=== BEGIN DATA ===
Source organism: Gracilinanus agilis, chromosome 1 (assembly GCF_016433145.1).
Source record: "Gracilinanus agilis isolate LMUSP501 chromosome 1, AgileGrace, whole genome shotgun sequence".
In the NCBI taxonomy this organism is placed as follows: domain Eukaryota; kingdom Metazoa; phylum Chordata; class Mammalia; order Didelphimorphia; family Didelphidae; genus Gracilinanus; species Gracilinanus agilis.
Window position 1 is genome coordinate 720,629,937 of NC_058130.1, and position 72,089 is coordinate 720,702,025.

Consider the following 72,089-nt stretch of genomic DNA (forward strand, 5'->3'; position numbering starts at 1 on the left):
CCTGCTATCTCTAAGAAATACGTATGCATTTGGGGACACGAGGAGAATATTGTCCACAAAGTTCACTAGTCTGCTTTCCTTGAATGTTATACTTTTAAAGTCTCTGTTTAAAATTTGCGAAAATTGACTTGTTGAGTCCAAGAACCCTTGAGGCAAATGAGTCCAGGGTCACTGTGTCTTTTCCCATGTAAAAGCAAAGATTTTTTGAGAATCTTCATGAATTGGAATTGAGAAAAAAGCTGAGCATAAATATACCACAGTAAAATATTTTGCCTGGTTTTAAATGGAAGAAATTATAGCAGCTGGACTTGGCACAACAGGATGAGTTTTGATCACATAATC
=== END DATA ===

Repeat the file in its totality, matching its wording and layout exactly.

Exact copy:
Source organism: Gracilinanus agilis, chromosome 1 (assembly GCF_016433145.1).
Source record: "Gracilinanus agilis isolate LMUSP501 chromosome 1, AgileGrace, whole genome shotgun sequence".
In the NCBI taxonomy this organism is placed as follows: domain Eukaryota; kingdom Metazoa; phylum Chordata; class Mammalia; order Didelphimorphia; family Didelphidae; genus Gracilinanus; species Gracilinanus agilis.
Window position 1 is genome coordinate 720,629,937 of NC_058130.1, and position 72,089 is coordinate 720,702,025.

Consider the following 72,089-nt stretch of genomic DNA (forward strand, 5'->3'; position numbering starts at 1 on the left):
CCTGCTATCTCTAAGAAATACGTATGCATTTGGGGACACGAGGAGAATATTGTCCACAAAGTTCACTAGTCTGCTTTCCTTGAATGTTATACTTTTAAAGTCTCTGTTTAAAATTTGCGAAAATTGACTTGTTGAGTCCAAGAACCCTTGAGGCAAATGAGTCCAGGGTCACTGTGTCTTTTCCCATGTAAAAGCAAAGATTTTTTGAGAATCTTCATGAATTGGAATTGAGAAAAAAGCTGAGCATAAATATACCACAGTAAAATATTTTGCCTGGTTTTAAATGGAAGAAATTATAGCAGCTGGACTTGGCACAACAGGATGAGTTTTGATCACATAATC